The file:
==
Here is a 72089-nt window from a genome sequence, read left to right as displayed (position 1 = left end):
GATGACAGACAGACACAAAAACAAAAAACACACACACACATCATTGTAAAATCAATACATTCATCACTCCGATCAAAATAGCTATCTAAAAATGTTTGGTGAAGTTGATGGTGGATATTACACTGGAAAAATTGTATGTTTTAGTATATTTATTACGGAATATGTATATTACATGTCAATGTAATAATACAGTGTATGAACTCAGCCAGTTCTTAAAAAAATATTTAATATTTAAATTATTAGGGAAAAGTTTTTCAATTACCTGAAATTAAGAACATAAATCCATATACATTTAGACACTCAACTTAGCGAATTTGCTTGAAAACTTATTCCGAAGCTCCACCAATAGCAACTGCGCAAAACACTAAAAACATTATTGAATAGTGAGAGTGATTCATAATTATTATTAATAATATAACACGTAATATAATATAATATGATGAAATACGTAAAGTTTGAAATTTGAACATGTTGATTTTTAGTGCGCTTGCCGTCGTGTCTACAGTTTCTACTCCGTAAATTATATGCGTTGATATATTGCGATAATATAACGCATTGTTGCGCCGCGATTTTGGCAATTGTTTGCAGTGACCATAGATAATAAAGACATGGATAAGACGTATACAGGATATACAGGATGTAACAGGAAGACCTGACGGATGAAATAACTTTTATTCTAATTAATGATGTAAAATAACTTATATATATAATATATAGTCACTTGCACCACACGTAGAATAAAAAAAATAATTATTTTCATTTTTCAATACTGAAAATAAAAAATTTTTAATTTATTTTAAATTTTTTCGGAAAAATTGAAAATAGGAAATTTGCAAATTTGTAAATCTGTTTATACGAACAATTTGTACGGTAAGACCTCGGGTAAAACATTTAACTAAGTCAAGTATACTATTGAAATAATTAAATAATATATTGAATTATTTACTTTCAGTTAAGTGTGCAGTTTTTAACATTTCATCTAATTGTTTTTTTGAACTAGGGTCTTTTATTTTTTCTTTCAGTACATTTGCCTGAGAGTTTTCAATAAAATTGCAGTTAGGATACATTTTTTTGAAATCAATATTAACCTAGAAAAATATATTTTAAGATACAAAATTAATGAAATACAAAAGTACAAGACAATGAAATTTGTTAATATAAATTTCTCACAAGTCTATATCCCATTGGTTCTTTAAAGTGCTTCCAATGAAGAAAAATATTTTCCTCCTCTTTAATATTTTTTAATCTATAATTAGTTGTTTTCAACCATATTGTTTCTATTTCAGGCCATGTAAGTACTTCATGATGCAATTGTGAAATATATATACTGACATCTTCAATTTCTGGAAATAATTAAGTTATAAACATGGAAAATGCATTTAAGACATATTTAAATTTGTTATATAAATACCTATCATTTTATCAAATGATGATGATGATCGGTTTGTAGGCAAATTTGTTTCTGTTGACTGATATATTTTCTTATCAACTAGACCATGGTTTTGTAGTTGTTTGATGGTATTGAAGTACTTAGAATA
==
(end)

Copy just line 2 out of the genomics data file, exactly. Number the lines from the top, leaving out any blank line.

GATGACAGACAGACACAAAAACAAAAAACACACACACACATCATTGTAAAATCAATACATTCATCACTCCGATCAAAATAGCTATCTAAAAATGTTTGGTGAAGTTGATGGTGGATATTACACTGGAAAAATTGTATGTTTTAGTATATTTATTACGGAATATGTATATTACATGTCAATGTAATAATACAGTGTATGAACTCAGCCAGTTCTTAAAAAAATATTTAATATTTAAATTATTAGGGAAAAGTTTTTCAATTACCTGAAATTAAGAACATAAATCCATATACATTTAGACACTCAACTTAGCGAATTTGCTTGAAAACTTATTCCGAAGCTCCACCAATAGCAACTGCGCAAAACACTAAAAACATTATTGAATAGTGAGAGTGATTCATAATTATTATTAATAATATAACACGTAATATAATATAATATGATGAAATACGTAAAGTTTGAAATTTGAACATGTTGATTTTTAGTGCGCTTGCCGTCGTGTCTACAGTTTCTACTCCGTAAATTATATGCGTTGATATATTGCGATAATATAACGCATTGTTGCGCCGCGATTTTGGCAATTGTTTGCAGTGACCATAGATAATAAAGACATGGATAAGACGTATACAGGATATACAGGATGTAACAGGAAGACCTGACGGATGAAATAACTTTTATTCTAATTAATGATGTAAAATAACTTATATATATAATATATAGTCACTTGCACCACACGTAGAATAAAAAAAATAATTATTTTCATTTTTCAATACTGAAAATAAAAAATTTTTAATTTATTTTAAATTTTTTCGGAAAAATTGAAAATAGGAAATTTGCAAATTTGTAAATCTGTTTATACGAACAATTTGTACGGTAAGACCTCGGGTAAAACATTTAACTAAGTCAAGTATACTATTGAAATAATTAAATAATATATTGAATTATTTACTTTCAGTTAAGTGTGCAGTTTTTAACATTTCATCTAATTGTTTTTTTGAACTAGGGTCTTTTATTTTTTCTTTCAGTACATTTGCCTGAGAGTTTTCAATAAAATTGCAGTTAGGATACATTTTTTTGAAATCAATATTAACCTAGAAAAATATATTTTAAGATACAAAATTAATGAAATACAAAAGTACAAGACAATGAAATTTGTTAATATAAATTTCTCACAAGTCTATATCCCATTGGTTCTTTAAAGTGCTTCCAATGAAGAAAAATATTTTCCTCCTCTTTAATATTTTTTAATCTATAATTAGTTGTTTTCAACCATATTGTTTCTATTTCAGGCCATGTAAGTACTTCATGATGCAATTGTGAAATATATATACTGACATCTTCAATTTCTGGAAATAATTAAGTTATAAACATGGAAAATGCATTTAAGACATATTTAAATTTGTTATATAAATACCTATCATTTTATCAAATGATGATGATGATCGGTTTGTAGGCAAATTTGTTTCTGTTGACTGATATATTTTCTTATCAACTAGACCATGGTTTTGTAGTTGTTTGATGGTATTGAAGTACTTAGAATA